No, this was quite a long time ago, none of this footage is on-line. I have actually been considering buying a Hi-8 deck or camcorder on Ebay because I have a small pile of Hi-8 tapes laying around and no way to view them or edit the material. WIth this rig, I never had any problem with lighting levels since part of the rig was two powerful incandescent underwater lights that were heavy and bulky. The whole Hi-8 cam in housing with the two handles, brackets and video lights weighed, I think, at least 15lbs, maybe 20lbs? I have shot with Betacam sized video cameras underwater and the size and weight was ridiculous, the size of a large block V8 engine and it cost something like $70k or $100k just for the housing.

    The Hi-8 underwater footage, other than the dropouts, looked decent, but of course it was interlaced 4x3 480i, which looks pretty primitive these days when we are all shooting 4K or higher.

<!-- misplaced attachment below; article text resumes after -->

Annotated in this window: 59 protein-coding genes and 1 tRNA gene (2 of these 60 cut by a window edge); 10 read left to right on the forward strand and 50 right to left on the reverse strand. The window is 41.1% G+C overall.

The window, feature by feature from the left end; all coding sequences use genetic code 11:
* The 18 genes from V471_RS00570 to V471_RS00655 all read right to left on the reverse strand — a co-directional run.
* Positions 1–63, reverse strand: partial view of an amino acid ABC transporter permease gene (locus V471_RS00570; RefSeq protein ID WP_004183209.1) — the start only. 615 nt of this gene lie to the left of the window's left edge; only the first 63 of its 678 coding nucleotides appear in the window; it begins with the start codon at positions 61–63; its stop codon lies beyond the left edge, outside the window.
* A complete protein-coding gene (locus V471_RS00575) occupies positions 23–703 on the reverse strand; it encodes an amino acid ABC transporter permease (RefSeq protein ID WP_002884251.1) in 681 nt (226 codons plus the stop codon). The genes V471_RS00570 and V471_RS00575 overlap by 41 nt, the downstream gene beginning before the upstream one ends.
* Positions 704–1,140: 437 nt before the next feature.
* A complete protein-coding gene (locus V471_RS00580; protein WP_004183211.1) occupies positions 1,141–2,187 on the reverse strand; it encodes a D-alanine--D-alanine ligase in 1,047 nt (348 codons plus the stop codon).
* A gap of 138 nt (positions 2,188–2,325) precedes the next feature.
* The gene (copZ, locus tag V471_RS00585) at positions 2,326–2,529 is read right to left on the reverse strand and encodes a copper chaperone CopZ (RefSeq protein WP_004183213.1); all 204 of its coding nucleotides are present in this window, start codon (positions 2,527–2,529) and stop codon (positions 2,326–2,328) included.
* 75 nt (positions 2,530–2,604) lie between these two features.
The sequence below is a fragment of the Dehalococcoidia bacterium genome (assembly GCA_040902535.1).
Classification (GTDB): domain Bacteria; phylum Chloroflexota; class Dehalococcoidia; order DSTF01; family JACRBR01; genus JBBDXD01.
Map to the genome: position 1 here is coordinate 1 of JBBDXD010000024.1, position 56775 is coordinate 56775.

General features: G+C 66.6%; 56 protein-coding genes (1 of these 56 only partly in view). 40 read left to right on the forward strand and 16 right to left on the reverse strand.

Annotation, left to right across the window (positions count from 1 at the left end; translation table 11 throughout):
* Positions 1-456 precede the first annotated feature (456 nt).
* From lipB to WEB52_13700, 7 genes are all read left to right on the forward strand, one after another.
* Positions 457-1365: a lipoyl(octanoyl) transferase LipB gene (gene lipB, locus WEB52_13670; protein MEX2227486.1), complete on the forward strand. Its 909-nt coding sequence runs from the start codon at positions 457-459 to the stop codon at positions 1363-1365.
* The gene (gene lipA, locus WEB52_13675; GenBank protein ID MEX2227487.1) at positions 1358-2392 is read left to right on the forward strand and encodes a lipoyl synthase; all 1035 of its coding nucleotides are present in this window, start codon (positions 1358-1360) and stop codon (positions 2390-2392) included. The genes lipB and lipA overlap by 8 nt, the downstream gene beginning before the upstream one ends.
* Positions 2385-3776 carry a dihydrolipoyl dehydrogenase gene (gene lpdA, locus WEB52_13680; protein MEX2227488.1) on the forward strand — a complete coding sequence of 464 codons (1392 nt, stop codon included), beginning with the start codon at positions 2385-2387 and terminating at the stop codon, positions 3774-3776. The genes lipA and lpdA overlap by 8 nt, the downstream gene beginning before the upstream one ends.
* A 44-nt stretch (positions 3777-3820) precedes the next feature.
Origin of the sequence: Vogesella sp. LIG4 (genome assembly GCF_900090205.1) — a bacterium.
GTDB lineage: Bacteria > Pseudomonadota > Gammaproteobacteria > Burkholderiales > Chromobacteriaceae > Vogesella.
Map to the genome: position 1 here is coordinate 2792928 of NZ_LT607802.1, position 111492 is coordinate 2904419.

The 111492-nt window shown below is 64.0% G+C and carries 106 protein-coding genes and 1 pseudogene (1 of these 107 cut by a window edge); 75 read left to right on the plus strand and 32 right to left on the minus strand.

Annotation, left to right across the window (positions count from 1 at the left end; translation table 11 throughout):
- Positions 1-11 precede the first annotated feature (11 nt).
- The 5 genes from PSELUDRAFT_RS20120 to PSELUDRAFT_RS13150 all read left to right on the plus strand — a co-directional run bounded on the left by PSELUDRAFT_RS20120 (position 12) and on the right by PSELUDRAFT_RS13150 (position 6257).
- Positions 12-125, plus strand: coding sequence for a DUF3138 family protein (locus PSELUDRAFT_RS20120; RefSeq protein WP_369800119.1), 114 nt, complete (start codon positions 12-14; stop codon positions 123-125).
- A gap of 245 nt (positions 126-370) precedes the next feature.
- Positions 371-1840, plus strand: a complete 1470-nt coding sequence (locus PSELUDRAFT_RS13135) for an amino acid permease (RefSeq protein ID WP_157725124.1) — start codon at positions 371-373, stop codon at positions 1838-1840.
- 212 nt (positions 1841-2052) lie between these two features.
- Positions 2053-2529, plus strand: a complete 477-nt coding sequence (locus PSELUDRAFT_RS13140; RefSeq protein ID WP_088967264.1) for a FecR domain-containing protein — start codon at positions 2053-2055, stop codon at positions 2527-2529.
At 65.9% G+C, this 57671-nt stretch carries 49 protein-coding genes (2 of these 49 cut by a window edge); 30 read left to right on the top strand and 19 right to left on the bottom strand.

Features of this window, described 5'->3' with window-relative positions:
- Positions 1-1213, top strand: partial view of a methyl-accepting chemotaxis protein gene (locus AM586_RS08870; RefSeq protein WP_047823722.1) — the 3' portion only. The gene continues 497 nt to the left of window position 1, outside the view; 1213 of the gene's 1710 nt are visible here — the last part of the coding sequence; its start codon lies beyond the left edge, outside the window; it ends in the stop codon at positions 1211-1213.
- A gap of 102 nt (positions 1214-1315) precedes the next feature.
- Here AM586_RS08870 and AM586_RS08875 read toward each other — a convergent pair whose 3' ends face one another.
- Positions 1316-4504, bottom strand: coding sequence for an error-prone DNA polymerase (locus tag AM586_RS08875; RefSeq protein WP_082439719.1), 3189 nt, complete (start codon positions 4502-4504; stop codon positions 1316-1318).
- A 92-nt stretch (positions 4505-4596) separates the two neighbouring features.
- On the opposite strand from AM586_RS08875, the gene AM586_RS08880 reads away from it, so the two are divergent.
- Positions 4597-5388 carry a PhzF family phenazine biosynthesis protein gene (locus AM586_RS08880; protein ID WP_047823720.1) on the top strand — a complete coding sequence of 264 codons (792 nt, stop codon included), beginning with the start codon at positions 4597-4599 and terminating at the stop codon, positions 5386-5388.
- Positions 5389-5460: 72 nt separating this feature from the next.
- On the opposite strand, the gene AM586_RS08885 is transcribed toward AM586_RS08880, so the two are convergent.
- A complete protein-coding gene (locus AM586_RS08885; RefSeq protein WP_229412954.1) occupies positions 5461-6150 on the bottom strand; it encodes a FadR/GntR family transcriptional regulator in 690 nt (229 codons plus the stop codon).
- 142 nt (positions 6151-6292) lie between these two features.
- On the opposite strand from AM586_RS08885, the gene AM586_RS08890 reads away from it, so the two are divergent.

It's a business first and a creative outlet second.
    G.A.S. destroys lives. Stop buying gear that doesn't make you money.


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    I did this a while back with a crappy handycam.

    I remember the post process being basically backwards of my usual trickery so I..

    Increased the highlight saturation to induce clipping and other things for example.

    And cropped to 4:3



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    Senior Member Eric Coughlin's Avatar
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    A couple short films I shot and acted in 13 years ago with a crappy point and shoot camera that had video on it as an afterthought, in combination with YouTube's poor image quality at the time. 240p!

    As I'd put in the YouTube description at the time, "'Pre-visualization' meaning very low production values, shot on a poor quality camera, and quickly put together. Basically, it gets the story across."

    The camera recorded to a spinning disk, like a small CD.





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    Quote Originally Posted by morgan_moore View Post
    I did this a while back with a crappy handycam.

    I remember the post process being basically backwards of my usual trickery so I..

    Increased the highlight saturation to induce clipping and other things for example.

    And cropped to 4:3

    That was actually quite funny, using up most of your batteries while waiting in line.